The ground agama (Agama aculeata) is a species of lizard from the Agamidae family, found in most of sub-Saharan Africa (Namibia, Botswana, Zimbabwe, Republic of South Africa, Mozambique, S Angola, Tanzania, Zambia, Swaziland).
Snout-to-vent length is 76–100 mm. With a triangular head and rounded snout, this agama is coloured olive to reddish-brown (sometimes grey or yellowish) with a light creamy-white to pink belly. There are four or five paired darker blotches on the back—many smaller blotches continue down the tail. Breeding males become blue on the sides of their heads.
Scientific classification :
A. a. aculeata Merrem, 1820
A. a. distanti (Boulenger, 1902)
Ground agama in Tanzania
Close up of female, Serengeti, Tanzania
Male in Damaraland, Namibia
Female ground agama in Serengeti, Tanzania
For the external links , refrences click here to read the full wikipedia article
Karmienie Agamy hardun - Breeding Agama hardun - Stared Agama
Same individual as the left a few minutes later with diminished breeding colouration
Other Websites :
3- Agama atra :
The southern rock agama (Agama atra) is a species of lizard from the Agamidae family, that occurs in South Africa. It lives in small colonies on rocky outcrops, and the males are very conspicuous for their bright blue heads.
Female Agama atra
Southern rock agama
This rather sociable agama is normally found in small groups or colonies. It grows up to about 25 cm and has a thin dorsal crest that runs the length of its body. It typically has a short, plump body and a thin tail, with a triangular head. During the breeding season, the heads of the males become bright blue. The males also take to sitting on top of prominent rocks and are therefore a common sight in mountainous areas of South Africa. The females and young are a more uniform greyish-brown and are much more shy.
These active, diurnal lizards normally hunt small insects such as ants and termites. They sometimes adjust to living near urban areas and can even live in rocky gardens. However, the increasingly dense populations of domestic cats being kept as pets in suburban areas have unfortunately led to a decline in population, as these introduced predators tend to kill all the agamas in the immediate area. Agama atra's natural predators in the wild include the fiscal shrike and various snakes.
A. atra has some ability to change colour, although not to the same extent as chameleons, of which the Agamidae are a sister group. When a male agama in breeding colouration is approached by a potential predator, it will lie flat against a rock and lose the intense breeding colours in favour of more cryptic colouration. A dominant male usually occupies a high point in the area and performs a pushup display and head nodding to warn off intruders.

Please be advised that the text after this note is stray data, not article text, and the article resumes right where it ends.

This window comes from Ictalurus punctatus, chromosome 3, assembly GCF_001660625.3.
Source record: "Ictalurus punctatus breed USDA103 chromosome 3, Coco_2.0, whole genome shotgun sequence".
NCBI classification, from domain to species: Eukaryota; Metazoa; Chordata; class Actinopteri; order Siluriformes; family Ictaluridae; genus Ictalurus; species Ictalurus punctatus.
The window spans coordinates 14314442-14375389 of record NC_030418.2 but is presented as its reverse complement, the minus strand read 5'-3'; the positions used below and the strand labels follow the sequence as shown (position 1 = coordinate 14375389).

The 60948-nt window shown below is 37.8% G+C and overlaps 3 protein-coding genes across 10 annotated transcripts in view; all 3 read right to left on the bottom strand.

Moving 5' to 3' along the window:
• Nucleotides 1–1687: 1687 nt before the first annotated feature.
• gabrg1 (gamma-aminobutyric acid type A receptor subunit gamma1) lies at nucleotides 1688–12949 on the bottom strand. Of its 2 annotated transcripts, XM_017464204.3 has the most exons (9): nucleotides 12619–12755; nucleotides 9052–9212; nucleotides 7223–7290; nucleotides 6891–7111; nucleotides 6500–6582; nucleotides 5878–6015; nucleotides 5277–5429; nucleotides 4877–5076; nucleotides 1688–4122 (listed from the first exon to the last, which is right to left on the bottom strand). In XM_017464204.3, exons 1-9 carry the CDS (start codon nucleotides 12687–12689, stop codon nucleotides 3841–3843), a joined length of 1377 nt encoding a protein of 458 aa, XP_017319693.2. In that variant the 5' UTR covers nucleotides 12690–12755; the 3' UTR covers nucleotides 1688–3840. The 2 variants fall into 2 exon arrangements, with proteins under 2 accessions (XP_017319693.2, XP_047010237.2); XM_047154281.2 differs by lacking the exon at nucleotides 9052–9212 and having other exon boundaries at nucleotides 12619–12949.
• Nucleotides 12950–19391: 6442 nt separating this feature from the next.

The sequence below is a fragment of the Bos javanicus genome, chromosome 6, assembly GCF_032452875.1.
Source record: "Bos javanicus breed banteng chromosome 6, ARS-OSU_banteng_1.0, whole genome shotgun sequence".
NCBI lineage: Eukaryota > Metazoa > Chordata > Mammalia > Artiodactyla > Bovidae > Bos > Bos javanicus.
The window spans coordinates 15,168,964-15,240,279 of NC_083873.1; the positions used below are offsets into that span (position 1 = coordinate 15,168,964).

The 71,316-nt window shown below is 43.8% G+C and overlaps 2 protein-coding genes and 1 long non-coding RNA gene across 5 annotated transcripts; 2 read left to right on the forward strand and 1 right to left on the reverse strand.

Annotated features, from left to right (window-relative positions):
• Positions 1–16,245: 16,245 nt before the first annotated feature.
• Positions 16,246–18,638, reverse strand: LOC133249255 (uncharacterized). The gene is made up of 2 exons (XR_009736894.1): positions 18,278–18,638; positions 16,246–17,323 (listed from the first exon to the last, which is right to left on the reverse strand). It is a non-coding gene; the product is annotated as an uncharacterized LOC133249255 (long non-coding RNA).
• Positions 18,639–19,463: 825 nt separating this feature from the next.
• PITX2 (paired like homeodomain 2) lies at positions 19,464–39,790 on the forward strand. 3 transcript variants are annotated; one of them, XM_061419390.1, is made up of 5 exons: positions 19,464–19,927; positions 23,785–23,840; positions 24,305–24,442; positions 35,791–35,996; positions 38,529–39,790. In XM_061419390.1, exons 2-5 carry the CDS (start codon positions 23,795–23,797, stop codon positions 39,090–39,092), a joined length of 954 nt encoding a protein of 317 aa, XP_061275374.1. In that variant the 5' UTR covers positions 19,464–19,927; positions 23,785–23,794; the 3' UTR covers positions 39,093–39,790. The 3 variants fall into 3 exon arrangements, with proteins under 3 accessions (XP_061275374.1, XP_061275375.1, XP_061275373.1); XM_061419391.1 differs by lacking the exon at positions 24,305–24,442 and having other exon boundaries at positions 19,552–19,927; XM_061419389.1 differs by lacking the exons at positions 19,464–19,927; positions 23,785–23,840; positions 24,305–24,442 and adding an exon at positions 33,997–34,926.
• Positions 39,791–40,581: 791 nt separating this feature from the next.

Study of Agama atra doing territorial display
Male Agama atra
The natural range of this species is almost entirely confined to the borders of South Africa and Lesotho.
For the external links , refrences click here to read the full wikipedia article
Agama atra in habitat
Other Websites :
Care Sheet for All Agama species :
courtesy to : www.anapsid.org/agamas.html
I put the following together several years ago. Since it isn't as comprehensive as most of my other articles, I didn't put it up at my website. As requests for information on agamas have increased, based on their being more frequently sold in the pet trade, I decided to put this at my site. After reading through it, be sure to see the information at the bottom for finding more information.
The Agamidae are Old World lizards. The agamas are a genus of the Agamidae, comprising some 60 species and many subspecies.
Africa; southwestern to central Asia. A. stellio may be found as far north as southeastern Europe.
Native to dry areas bordering forest edges, rocky steppes, and sand deserts.
Genera Physical Characteristics
The blunt triangular head is typical of all the genera, though the proportion may vary. Spiny/spiky scales along the back of the head and thighs. Some may be dorsoventrally compressed. Some may have spiny or shingled tails with laterally compressed bodies. Males have anal pores and typically have larger heads than females.
Usually brown or gray. Male breeding colors may be red, blue or yellow. Like many lizards, some species may undergo color changes in response to temperature changes or stress.
Terrestrial in nature, but some are semi-arboreal.
Most are carnivorous, feeding on a variety of invertebrates. Some may be slightly omnivorous, feeding on greens or fruit. Gut load insects before feeding. Larger specimens may be converted to day old pink mice.
Many species live in colonies and thus exhibit territorial behaviors (head bobbing). Males often highly territorial and will likely need to be house separately or in harem groups.